Tag Archives: Eamon De Valera

Ballot & Bullet: Remembering Dev and Danny Boy

Two July 1917 events in the west of Ireland shaped the county’s struggle for independence from Britain. A century later, however, both seem to have be mostly forgotten, prompting criticism from at least one historian.

The first and most significant event was the election of Sinn Féin candidate Éamon de Valera in County Clare. The by-election was called to fill the seat left vacant when Irish Parliamentary Party member Willie Redmond was killed in World War I. The IPP represented the late 19th century effort to secure limited domestic autonomy for Ireland, called home rule. de Valera, one of the rebels of the 1916 Easter Rising who was released from prison in June 1917, belonged to the new generation of Irish republicans seeking a clean break from Britain, even if it required violence ahead of politics.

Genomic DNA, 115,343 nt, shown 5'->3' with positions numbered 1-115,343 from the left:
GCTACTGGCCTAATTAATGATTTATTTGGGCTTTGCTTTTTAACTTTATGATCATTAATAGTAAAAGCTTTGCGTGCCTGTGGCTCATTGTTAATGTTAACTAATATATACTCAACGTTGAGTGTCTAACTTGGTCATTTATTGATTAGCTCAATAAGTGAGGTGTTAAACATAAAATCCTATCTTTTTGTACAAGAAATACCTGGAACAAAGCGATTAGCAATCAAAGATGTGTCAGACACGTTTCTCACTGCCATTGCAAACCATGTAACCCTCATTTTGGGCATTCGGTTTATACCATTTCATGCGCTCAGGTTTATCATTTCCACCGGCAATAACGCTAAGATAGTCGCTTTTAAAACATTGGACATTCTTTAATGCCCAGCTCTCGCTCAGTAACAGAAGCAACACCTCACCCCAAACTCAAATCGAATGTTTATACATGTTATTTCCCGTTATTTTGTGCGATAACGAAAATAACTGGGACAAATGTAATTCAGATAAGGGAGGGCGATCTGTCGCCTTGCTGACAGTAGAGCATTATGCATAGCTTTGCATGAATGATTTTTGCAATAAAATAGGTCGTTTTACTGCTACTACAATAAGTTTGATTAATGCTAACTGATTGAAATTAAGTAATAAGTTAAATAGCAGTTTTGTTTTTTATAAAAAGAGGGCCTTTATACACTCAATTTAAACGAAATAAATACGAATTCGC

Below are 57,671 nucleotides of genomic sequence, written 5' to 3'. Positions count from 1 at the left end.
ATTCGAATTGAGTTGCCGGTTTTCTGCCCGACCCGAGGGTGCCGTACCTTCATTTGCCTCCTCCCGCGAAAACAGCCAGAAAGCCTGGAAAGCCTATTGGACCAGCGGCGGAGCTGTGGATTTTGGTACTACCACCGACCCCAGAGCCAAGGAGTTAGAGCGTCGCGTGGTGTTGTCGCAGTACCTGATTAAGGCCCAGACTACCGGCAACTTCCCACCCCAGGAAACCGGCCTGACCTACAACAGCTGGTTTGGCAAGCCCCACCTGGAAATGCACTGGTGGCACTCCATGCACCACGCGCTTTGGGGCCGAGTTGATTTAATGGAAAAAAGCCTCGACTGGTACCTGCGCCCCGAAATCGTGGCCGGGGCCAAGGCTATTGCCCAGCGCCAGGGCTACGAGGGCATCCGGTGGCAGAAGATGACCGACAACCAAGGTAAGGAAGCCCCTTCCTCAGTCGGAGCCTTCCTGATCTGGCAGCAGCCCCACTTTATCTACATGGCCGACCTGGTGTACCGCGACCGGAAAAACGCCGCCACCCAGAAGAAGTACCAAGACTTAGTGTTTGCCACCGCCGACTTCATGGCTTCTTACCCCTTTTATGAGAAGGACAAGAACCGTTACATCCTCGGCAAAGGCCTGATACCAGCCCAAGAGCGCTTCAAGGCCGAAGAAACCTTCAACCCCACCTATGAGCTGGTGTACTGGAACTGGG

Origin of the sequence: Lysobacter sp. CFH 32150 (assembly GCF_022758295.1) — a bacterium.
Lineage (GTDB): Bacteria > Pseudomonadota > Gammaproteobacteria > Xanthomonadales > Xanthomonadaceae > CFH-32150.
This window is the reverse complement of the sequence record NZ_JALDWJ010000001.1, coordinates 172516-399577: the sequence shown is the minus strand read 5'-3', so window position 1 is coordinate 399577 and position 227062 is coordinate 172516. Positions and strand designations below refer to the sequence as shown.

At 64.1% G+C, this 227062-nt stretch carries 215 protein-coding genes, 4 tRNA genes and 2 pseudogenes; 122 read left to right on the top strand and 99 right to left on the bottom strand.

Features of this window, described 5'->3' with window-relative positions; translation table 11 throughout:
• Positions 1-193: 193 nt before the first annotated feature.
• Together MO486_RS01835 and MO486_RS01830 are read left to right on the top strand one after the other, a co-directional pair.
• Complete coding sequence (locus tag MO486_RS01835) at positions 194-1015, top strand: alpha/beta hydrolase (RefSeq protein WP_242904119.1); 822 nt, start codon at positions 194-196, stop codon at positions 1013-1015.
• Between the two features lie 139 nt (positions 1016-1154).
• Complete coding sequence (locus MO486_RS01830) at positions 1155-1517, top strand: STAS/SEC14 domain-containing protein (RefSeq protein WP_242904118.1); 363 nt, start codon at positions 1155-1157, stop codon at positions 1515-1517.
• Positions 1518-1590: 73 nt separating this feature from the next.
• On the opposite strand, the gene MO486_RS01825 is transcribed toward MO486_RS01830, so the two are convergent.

As John Dorney explains on The Irish Story website:

His victory marked a decisive breakthrough for the Sinn Féin party and the beginning of the eclipse of the constitutional nationalists of the Irish Parliamentary Party. The following year, 1918, Sinn Féin, headed by de Valera, won a crushing victory in a general election and early the following year, declared independence, leading the Irish War of Independence.

The post also features Dorney’s 35-minute podcast interview with Clare historian Pádraig Óg Ó Ruairc, who details the election and sets the context for this period between the Rising and the War. It’s a great listen.